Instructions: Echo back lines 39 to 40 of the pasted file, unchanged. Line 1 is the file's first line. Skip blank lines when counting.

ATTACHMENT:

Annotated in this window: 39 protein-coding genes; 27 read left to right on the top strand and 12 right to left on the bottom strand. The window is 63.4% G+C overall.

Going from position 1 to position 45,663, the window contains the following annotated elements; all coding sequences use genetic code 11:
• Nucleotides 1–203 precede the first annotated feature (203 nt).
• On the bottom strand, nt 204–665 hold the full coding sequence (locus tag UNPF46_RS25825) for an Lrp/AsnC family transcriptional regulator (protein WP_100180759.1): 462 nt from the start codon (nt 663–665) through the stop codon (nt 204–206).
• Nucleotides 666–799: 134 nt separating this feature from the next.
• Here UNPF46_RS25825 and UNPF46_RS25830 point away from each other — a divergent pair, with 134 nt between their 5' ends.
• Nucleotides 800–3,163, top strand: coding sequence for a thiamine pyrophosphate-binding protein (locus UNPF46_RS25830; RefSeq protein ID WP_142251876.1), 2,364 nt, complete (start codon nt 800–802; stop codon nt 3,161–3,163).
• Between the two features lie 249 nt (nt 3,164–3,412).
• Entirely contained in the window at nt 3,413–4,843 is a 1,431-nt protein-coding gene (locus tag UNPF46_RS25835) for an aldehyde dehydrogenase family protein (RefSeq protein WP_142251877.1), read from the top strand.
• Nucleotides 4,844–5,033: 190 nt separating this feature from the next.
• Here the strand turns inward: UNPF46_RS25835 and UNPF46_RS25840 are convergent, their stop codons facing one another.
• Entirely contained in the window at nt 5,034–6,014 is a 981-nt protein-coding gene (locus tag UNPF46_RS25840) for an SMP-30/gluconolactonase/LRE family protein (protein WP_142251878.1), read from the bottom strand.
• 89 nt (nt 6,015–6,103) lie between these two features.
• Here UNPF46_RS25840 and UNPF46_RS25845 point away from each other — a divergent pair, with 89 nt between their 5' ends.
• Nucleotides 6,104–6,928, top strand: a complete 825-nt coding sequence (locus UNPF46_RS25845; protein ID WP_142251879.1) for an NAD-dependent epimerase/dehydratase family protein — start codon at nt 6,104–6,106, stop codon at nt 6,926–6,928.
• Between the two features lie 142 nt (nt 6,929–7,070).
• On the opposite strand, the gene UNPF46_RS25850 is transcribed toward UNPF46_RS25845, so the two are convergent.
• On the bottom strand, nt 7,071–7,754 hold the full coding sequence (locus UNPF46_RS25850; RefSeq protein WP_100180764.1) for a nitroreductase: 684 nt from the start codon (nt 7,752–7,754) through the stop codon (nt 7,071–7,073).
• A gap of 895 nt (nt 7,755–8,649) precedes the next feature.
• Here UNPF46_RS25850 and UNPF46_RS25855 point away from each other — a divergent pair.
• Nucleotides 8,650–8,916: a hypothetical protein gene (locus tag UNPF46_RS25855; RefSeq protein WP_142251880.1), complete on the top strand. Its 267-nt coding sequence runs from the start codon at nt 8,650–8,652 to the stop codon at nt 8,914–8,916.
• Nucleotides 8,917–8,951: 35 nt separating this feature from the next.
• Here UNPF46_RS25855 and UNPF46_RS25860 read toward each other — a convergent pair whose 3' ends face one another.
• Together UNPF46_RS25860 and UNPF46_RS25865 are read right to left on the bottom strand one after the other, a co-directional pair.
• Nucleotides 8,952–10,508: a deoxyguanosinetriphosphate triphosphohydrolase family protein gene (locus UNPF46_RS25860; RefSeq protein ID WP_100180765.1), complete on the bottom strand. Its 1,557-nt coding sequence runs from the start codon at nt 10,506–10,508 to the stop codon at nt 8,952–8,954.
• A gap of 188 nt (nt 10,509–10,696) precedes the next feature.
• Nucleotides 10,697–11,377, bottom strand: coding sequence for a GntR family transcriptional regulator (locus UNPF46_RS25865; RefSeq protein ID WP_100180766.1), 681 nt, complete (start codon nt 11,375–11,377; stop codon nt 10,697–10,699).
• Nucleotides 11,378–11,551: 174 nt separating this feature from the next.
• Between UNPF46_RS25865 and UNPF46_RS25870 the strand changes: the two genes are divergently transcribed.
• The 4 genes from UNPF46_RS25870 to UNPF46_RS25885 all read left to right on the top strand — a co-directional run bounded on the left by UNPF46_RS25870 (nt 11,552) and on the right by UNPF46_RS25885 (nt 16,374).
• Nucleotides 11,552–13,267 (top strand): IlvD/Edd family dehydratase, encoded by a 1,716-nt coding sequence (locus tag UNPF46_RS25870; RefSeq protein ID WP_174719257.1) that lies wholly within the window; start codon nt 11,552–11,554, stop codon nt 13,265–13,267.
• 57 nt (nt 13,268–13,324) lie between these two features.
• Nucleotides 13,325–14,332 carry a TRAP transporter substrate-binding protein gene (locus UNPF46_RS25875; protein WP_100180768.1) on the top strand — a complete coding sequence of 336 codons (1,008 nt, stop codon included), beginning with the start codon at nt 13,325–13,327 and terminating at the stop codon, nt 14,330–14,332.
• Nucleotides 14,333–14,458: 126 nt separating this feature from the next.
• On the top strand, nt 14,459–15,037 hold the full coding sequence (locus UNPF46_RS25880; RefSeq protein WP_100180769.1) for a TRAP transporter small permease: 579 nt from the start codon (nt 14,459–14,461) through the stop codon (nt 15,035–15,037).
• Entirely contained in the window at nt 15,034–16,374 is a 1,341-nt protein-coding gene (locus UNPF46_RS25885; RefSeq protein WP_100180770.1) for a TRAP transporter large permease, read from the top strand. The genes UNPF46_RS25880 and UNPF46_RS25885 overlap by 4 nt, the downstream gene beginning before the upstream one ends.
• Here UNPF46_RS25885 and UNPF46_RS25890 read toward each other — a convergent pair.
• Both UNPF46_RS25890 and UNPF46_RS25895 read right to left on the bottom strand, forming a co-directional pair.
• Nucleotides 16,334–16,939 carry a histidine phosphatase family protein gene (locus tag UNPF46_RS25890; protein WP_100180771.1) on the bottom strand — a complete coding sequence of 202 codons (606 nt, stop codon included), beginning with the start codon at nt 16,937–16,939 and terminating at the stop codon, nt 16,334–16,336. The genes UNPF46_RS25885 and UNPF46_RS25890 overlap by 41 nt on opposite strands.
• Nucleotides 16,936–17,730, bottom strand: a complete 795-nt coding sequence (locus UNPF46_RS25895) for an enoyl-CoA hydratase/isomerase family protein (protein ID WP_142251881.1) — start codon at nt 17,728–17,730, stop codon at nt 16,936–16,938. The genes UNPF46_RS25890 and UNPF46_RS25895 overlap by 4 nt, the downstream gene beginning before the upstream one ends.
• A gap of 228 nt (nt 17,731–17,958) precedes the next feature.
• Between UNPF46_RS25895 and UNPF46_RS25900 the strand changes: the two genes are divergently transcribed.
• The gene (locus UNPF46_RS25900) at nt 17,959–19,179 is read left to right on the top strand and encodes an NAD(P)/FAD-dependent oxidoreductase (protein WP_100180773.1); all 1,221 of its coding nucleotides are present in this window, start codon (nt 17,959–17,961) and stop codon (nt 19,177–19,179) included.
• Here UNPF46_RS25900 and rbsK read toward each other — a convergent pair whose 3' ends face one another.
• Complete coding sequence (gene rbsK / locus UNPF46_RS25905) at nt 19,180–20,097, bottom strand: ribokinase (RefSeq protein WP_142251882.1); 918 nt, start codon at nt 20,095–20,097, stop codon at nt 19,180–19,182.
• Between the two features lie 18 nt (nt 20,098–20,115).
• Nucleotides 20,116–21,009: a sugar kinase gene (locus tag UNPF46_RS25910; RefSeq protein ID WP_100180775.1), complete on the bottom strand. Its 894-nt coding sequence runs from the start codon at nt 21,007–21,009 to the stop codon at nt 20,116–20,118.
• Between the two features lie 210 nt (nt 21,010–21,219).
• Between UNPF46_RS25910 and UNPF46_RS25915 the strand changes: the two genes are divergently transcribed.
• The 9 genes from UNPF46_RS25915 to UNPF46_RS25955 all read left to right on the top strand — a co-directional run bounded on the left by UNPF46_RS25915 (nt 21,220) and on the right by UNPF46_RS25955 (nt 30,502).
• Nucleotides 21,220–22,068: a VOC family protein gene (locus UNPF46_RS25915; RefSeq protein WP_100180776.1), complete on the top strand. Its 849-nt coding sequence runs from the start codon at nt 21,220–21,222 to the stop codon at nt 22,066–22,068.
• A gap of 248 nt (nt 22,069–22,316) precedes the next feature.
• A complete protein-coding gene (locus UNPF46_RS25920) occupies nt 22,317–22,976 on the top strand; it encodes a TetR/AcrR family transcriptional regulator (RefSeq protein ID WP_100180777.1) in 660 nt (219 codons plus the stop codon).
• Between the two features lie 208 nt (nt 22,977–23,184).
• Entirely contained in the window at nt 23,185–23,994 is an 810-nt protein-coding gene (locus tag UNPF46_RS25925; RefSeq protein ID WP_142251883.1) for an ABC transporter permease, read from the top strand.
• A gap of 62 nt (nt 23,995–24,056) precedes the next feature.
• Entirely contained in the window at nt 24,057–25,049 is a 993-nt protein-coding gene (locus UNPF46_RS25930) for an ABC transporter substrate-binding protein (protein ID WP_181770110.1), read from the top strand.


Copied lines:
• Nucleotides 16,334–16,939 carry a histidine phosphatase family protein gene (locus tag UNPF46_RS25890; protein WP_100180771.1) on the bottom strand — a complete coding sequence of 202 codons (606 nt, stop codon included), beginning with the start codon at nt 16,937–16,939 and terminating at the stop codon, nt 16,334–16,336. The genes UNPF46_RS25885 and UNPF46_RS25890 overlap by 41 nt on opposite strands.
• Nucleotides 16,936–17,730, bottom strand: a complete 795-nt coding sequence (locus UNPF46_RS25895) for an enoyl-CoA hydratase/isomerase family protein (protein ID WP_142251881.1) — start codon at nt 17,728–17,730, stop codon at nt 16,936–16,938. The genes UNPF46_RS25890 and UNPF46_RS25895 overlap by 4 nt, the downstream gene beginning before the upstream one ends.